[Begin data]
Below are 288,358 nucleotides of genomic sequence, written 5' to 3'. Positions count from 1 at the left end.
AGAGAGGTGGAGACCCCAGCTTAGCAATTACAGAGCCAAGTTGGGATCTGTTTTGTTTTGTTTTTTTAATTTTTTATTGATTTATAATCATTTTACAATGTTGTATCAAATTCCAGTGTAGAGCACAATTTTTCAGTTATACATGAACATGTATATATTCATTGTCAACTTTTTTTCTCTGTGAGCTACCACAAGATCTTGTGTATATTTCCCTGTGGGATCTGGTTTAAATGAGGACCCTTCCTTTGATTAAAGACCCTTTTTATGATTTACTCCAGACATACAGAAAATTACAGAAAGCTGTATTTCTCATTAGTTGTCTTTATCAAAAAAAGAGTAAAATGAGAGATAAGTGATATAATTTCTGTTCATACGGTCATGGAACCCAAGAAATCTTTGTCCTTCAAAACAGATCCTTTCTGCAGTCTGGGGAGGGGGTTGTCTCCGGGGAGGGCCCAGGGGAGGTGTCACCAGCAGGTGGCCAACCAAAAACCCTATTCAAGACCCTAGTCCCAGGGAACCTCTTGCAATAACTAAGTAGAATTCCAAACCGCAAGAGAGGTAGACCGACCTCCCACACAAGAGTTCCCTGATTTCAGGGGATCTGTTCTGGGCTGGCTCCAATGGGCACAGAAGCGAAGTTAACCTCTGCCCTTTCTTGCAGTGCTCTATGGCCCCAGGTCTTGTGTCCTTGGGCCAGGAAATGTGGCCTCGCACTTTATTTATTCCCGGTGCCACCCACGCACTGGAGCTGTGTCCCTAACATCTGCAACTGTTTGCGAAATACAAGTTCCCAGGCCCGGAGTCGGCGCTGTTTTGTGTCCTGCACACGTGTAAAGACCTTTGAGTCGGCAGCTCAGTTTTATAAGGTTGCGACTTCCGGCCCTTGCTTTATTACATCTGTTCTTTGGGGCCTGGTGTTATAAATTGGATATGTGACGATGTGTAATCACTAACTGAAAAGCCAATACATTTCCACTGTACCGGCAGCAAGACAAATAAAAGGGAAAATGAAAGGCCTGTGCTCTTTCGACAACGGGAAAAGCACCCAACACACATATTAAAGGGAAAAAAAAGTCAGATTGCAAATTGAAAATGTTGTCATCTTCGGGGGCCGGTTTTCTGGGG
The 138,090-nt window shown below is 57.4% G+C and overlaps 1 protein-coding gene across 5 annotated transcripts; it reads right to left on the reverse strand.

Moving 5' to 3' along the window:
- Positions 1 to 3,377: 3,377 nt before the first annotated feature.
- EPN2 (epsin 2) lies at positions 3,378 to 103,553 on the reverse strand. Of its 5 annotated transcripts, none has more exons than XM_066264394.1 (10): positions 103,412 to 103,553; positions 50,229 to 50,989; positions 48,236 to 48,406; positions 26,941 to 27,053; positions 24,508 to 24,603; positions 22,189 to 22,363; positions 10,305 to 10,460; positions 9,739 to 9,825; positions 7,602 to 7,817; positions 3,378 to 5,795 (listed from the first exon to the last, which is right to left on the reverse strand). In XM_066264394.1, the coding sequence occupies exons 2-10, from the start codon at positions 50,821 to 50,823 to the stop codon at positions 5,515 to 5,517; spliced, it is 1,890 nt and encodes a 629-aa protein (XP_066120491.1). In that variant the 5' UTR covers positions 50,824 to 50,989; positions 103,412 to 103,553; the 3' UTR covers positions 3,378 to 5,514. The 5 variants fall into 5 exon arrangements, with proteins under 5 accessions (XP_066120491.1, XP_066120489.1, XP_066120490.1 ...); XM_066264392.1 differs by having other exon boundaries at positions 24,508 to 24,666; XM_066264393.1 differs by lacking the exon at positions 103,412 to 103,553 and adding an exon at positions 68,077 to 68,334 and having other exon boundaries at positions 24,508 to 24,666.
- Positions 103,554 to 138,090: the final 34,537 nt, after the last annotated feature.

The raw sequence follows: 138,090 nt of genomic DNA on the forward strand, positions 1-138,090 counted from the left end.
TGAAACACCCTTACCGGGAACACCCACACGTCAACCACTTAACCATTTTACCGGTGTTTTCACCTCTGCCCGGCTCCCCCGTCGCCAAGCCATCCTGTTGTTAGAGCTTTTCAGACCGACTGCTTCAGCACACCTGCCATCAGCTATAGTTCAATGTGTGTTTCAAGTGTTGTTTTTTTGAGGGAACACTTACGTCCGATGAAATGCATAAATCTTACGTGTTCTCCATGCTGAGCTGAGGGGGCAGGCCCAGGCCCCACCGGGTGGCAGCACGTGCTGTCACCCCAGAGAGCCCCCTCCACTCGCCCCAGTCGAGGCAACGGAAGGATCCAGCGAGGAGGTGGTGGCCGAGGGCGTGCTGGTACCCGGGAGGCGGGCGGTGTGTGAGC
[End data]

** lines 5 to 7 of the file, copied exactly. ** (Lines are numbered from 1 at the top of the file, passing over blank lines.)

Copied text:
- Positions 1 to 3,377: 3,377 nt before the first annotated feature.
- EPN2 (epsin 2) lies at positions 3,378 to 103,553 on the reverse strand. Of its 5 annotated transcripts, none has more exons than XM_066264394.1 (10): positions 103,412 to 103,553; positions 50,229 to 50,989; positions 48,236 to 48,406; positions 26,941 to 27,053; positions 24,508 to 24,603; positions 22,189 to 22,363; positions 10,305 to 10,460; positions 9,739 to 9,825; positions 7,602 to 7,817; positions 3,378 to 5,795 (listed from the first exon to the last, which is right to left on the reverse strand). In XM_066264394.1, the coding sequence occupies exons 2-10, from the start codon at positions 50,821 to 50,823 to the stop codon at positions 5,515 to 5,517; spliced, it is 1,890 nt and encodes a 629-aa protein (XP_066120491.1). In that variant the 5' UTR covers positions 50,824 to 50,989; positions 103,412 to 103,553; the 3' UTR covers positions 3,378 to 5,514. The 5 variants fall into 5 exon arrangements, with proteins under 5 accessions (XP_066120491.1, XP_066120489.1, XP_066120490.1 ...); XM_066264392.1 differs by having other exon boundaries at positions 24,508 to 24,666; XM_066264393.1 differs by lacking the exon at positions 103,412 to 103,553 and adding an exon at positions 68,077 to 68,334 and having other exon boundaries at positions 24,508 to 24,666.
- Positions 103,554 to 138,090: the final 34,537 nt, after the last annotated feature.